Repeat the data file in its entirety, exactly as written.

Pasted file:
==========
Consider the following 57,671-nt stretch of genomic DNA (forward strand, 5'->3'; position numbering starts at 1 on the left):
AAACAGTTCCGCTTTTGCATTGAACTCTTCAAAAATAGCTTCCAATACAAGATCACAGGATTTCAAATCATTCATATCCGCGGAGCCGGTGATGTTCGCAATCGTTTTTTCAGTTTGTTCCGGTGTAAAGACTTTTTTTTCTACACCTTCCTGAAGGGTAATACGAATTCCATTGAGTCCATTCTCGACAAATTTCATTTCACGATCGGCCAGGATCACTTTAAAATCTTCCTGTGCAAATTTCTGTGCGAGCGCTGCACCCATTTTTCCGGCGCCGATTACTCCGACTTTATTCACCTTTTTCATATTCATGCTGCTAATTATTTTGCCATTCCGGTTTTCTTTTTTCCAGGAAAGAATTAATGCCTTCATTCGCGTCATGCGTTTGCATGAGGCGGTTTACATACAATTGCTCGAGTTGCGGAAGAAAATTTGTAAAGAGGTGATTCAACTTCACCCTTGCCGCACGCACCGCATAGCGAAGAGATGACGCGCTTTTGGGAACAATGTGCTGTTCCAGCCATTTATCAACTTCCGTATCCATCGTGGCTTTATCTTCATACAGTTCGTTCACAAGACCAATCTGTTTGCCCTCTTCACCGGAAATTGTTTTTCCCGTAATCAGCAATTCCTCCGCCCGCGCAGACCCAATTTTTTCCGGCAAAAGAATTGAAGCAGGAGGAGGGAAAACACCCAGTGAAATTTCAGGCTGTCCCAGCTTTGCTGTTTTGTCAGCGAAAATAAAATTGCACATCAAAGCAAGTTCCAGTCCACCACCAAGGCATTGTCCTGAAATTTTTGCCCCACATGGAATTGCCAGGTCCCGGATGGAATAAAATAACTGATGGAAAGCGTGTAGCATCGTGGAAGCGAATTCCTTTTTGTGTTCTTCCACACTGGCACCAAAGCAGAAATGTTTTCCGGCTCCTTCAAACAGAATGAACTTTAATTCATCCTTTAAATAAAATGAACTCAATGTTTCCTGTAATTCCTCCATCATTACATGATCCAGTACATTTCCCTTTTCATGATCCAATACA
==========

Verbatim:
Consider the following 57,671-nt stretch of genomic DNA (forward strand, 5'->3'; position numbering starts at 1 on the left):
AAACAGTTCCGCTTTTGCATTGAACTCTTCAAAAATAGCTTCCAATACAAGATCACAGGATTTCAAATCATTCATATCCGCGGAGCCGGTGATGTTCGCAATCGTTTTTTCAGTTTGTTCCGGTGTAAAGACTTTTTTTTCTACACCTTCCTGAAGGGTAATACGAATTCCATTGAGTCCATTCTCGACAAATTTCATTTCACGATCGGCCAGGATCACTTTAAAATCTTCCTGTGCAAATTTCTGTGCGAGCGCTGCACCCATTTTTCCGGCGCCGATTACTCCGACTTTATTCACCTTTTTCATATTCATGCTGCTAATTATTTTGCCATTCCGGTTTTCTTTTTTCCAGGAAAGAATTAATGCCTTCATTCGCGTCATGCGTTTGCATGAGGCGGTTTACATACAATTGCTCGAGTTGCGGAAGAAAATTTGTAAAGAGGTGATTCAACTTCACCCTTGCCGCACGCACCGCATAGCGAAGAGATGACGCGCTTTTGGGAACAATGTGCTGTTCCAGCCATTTATCAACTTCCGTATCCATCGTGGCTTTATCTTCATACAGTTCGTTCACAAGACCAATCTGTTTGCCCTCTTCACCGGAAATTGTTTTTCCCGTAATCAGCAATTCCTCCGCCCGCGCAGACCCAATTTTTTCCGGCAAAAGAATTGAAGCAGGAGGAGGGAAAACACCCAGTGAAATTTCAGGCTGTCCCAGCTTTGCTGTTTTGTCAGCGAAAATAAAATTGCACATCAAAGCAAGTTCCAGTCCACCACCAAGGCATTGTCCTGAAATTTTTGCCCCACATGGAATTGCCAGGTCCCGGATGGAATAAAATAACTGATGGAAAGCGTGTAGCATCGTGGAAGCGAATTCCTTTTTGTGTTCTTCCACACTGGCACCAAAGCAGAAATGTTTTCCGGCTCCTTCAAACAGAATGAACTTTAATTCATCCTTTAAATAAAATGAACTCAATGTTTCCTGTAATTCCTCCATCATTACATGATCCAGTACATTTCCCTTTTCATGATCCAATACA